Un-Becoming a Victim: Between Historic Reminder and Hallucination, Geographical Document and Childhood Memory, Collective Tragedy and Personal Healing

A light sandwich lunch will be served from 1pm.

To Un-Become is a multimedia art project which explores the concept of un-becoming through revisiting Operation Storm in Yugoslavia and its consequences over two decades later.

In April 2017, I retraced the journey of over 400km from my family’s first refugee shelter in Serbia to our former home in Croatia. For over two weeks, dawn to dusk, I walked following in reverse the same route which was taken by over 200,000 other refugees two decades previously during Operation Storm.

Homes in ruins surrounded by collapsing walls can still be found in Bosnia and in Herzegovina and Croatia. These images evoked in me a stream of suppressed memories and emotions and inspired elaborate visions that would otherwise have remained unprovoked.

This journey merged the evidence of war with my own memories, both actual and constructed; it created a ‘visual noise’ that became my truth during the walk. I decided to walk not to test my own stamina, but rather to surrender the experience to the will of nature. I tasked myself not to merely move between two points, but to temporarily adopt a way of being in which both facts and imagination merged.

In 2017, the border between Serbia and Croatia was once again a place where humanity was at its darkest. Thousands of refugees were denied entry to the European Union and were in temporary refugee camps in Serbia. Some of them were living alongside long-uprooted Serbian refugees facing over twenty years in exile. To Un-Become serves as a humble homage to millions of current refugees whose personal and collective tragedies I do not even claim to understand. In their movement across this land, the destinies of both refugee groups are forever soldered together in history. The destinies of their oppressors, meanwhile wander between war criminals and national heroes.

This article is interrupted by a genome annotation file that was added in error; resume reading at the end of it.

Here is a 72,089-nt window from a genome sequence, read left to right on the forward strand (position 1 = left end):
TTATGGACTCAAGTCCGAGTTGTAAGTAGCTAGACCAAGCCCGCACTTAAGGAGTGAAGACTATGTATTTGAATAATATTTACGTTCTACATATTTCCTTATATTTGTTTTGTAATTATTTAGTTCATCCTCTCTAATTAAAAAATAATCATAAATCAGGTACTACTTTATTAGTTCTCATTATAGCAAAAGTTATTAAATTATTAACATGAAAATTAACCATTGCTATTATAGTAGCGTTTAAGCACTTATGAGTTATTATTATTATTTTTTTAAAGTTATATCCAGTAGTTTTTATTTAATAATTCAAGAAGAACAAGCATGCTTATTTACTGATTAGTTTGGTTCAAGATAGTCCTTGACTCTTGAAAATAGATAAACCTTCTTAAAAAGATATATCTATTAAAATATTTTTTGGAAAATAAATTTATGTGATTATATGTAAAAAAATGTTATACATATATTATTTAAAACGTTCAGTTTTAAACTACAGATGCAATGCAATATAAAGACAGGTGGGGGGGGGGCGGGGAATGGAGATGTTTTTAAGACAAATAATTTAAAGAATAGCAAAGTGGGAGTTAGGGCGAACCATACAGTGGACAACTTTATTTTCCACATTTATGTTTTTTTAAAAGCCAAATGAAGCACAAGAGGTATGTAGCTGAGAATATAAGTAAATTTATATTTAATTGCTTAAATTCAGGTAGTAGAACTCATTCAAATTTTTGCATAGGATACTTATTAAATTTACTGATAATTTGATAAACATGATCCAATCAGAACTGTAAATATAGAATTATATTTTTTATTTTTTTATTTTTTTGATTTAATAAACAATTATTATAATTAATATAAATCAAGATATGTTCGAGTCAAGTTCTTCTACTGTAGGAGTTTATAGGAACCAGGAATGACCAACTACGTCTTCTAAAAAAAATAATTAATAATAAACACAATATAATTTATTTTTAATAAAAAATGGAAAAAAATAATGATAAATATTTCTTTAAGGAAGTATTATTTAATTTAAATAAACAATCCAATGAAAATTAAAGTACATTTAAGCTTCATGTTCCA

Bio: Saša Rajšić is an independent artist and researcher. He was born in Karlovac, Croatia, and like thousands of fellow Serbs from Croatia, fled his country during the war in Yugoslavia. He lived as a refugee in Serbia before immigrating to Canada in 2005.

Rajšić earned his BFA from OCAD University in 2011. Upon graduation, he received the Mudge Massey Traveling Award that enabled him to enrol in MA Studies at the University of the Arts Helsinki. He received the Jacques Dagenais Science in Culture Award in 2010 and Performance Studies International Enrichment Award in 2012.

Recently, Rajšić presented his work at Khalil Sakakini Cultural Centre in Ramallah and at the Annual Meeting on Law and Society in Toronto. He is a member of Displaced Peoples, a collaborative research network of the Law and Society Association, and Art and International Justice Initiative. His work has been exhibited in Italy, Sweden, Finland, Serbia, Germany, Greece, Palestine, Spain, UK, USA, and Canada, where he currently lives and works.